The odds of a mother with multiple pregnancies were 2.4 times more likely to give preterm birth than mothers with single pregnancies (OR = 2.40; 95% CI 1.06, 5.45). The finding is supported by those of cohort studies, and systematic reviews in China [45], Tanzania [16], and Kenyatta National hospital, Kenya [14]. This is probably due to the over distension of the uterus by multiple pregnancies which stimulate early labour leading to preterm delivery. Moreover, other complications, like pre-eclampsia, and polyhydramnios are more likely to occur with multiple gestations and contribute to iatrogenic preterm birth.

Conclusion

Preterm birth in Ethiopia is a significant problem. Though the determinants of preterm birth are multifactorial, PIH and multiple pregnancies remained a major contributing factor to the risk of preterm birth. Preconception counseling and antenatal care to facilitate timely management of PIH, more specially controlling hypertension is very important to maintain blood flow to the fetus. Improving health care quality delivered to pregnant women may reduce risk factors for preterm delivery.

Limitations

Strength of this review: Since there has been no similar previous study, this review and meta-analysis showed the national pooled image of preterm birth in Ethiopia and the effect of pregnancy induced hypertension and multiple pregnancy on preterm birth. Strictly following PRISMA guide line and Joanna Briggs Institute Meta-Analysis of Statistics Assessment and Review Instrument (JBI-MAStARI) during critical appraisal is the additional strength of this systemic review and meta-analysis.

The search strategy was limited to articles published in English, and this could lead to reporting bias. Relevant predictors might have been missed; hence, future reviews should consider other factors of preterm birth to explore the inquiry more deeply on subject of inquiry. Furthermore, presence of high statistical heterogeneity among studies conducted on preterm birth were considered as limitation of this review.

Abbreviations

CI:

confidence interval

JBI:

Joanna Briggs Institute

OR:

odds ratio

PIH:

pregnancy induced hypertension

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Authors’ contributions

GM conceived and designed the study. GM, AbW and AmW established the search strategy, extract the data, assess the quality of included study, analysis and finally wrote the review. All authors had prepared the manuscript. All authors read and approved the final manuscript.

Acknowledgements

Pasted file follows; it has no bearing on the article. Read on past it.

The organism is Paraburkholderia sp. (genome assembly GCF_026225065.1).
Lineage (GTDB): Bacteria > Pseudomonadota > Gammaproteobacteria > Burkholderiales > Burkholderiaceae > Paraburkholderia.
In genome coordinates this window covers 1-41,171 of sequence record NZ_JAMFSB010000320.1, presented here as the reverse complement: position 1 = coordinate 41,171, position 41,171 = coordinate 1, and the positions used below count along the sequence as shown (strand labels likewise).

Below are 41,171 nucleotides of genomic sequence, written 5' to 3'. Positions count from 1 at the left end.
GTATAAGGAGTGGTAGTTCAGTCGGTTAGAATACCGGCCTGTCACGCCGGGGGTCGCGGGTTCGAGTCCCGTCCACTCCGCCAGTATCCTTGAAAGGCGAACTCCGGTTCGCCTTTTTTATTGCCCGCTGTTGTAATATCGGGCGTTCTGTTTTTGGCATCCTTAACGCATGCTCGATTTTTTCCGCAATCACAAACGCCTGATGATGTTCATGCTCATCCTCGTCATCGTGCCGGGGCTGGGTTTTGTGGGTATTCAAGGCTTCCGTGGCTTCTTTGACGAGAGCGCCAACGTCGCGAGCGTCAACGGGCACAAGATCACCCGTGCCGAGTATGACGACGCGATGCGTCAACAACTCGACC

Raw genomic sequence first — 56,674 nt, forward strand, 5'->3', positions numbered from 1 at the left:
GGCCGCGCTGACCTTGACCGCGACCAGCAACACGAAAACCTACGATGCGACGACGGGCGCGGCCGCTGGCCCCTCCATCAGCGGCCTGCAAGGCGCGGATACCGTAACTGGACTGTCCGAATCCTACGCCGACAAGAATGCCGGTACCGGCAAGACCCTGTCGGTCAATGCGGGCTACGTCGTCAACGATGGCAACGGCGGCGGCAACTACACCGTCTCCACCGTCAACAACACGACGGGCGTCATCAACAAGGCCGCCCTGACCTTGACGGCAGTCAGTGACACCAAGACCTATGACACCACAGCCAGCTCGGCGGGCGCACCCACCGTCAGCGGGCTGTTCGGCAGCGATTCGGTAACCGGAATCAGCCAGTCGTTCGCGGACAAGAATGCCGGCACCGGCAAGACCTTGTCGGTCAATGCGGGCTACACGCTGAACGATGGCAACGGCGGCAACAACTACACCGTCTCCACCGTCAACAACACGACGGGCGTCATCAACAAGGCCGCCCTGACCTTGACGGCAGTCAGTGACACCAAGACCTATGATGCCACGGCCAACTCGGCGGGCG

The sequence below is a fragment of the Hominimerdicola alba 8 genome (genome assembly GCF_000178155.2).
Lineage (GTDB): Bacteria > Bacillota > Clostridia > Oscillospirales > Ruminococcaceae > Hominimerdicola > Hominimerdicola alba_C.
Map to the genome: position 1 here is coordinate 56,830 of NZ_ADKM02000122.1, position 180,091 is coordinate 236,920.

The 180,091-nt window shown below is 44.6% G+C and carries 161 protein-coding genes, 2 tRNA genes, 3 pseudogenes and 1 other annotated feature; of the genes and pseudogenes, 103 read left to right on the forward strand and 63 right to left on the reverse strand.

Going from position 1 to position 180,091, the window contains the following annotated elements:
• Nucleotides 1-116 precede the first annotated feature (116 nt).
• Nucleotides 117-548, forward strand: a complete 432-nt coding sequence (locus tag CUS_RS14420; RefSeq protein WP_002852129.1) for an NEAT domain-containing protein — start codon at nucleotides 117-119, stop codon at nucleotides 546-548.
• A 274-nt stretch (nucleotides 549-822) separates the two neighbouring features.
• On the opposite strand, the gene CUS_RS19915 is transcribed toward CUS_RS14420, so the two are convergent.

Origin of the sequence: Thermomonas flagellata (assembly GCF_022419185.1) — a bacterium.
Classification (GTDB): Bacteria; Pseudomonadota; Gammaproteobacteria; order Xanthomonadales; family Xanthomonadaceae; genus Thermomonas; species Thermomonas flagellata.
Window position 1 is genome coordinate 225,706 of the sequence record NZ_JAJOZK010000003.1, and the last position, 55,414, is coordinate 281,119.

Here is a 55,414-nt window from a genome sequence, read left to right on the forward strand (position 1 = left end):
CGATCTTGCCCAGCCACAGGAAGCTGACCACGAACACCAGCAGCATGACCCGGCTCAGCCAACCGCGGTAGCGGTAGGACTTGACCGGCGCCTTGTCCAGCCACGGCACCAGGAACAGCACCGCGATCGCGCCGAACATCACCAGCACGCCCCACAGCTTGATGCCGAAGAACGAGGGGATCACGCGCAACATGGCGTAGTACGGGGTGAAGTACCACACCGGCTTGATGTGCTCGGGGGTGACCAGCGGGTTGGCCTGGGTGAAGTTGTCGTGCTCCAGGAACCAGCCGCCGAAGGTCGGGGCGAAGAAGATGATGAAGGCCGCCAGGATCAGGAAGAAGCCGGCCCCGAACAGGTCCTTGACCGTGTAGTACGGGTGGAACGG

Our special gratitude goes to the authors of included studies which help us to do this systematic review and meta-analysis.

Competing interests

The authors declare that they have no competing interests.

Availability of data and materials

All data generated or analyzed during study included in this systematic review and meta-analysis.

Consent for publication

Not applicable.

Ethics approval and consent to participate

Not applicable because no primary data collected.

Funding

This research received no specific grants from funding agency.

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Author information

Correspondence to Getaneh Mulualem.

Additional files

Additional file 1. PRISMA checklist.

Additional file 2. Searching strings used for PubMed.

Additional file 3. JBI critical appraisal checklist for cross-sectional, case–control and cohort studies.

Additional file 4: Fig. S1. Funnel plot for publication bias, log p or LNP (log of proportion in the X-axis and standard error of log proportion in the Y-axis.

Additional file 5: Fig. S2. Forest plot of subgroup analysis of the prevalence of preterm birth by region with 95% CI. The midpoint and the length of each segment revealed the prevalence and CI. The diamond shape showed combined prevalence.

Additional file 6: Fig. S3. Forest plot of OR of preterm birth among mothers with PIH. The midpoint and the length of each segment indicated OR and 95% CI respectively. The diamond shape indicated the pooled OR.

Additional file 7: Fig. S4. Forest plot of OR of preterm birth among multiple pregnancies with 95% CI. The midpoint and the length of each segment indicated OR and 95% CI respectively. The diamond shape indicated the pooled OR.

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Keywords

  • Ethiopia
  • Multiple pregnancy
  • Pregnancy induced hypertension
  • Preterm birth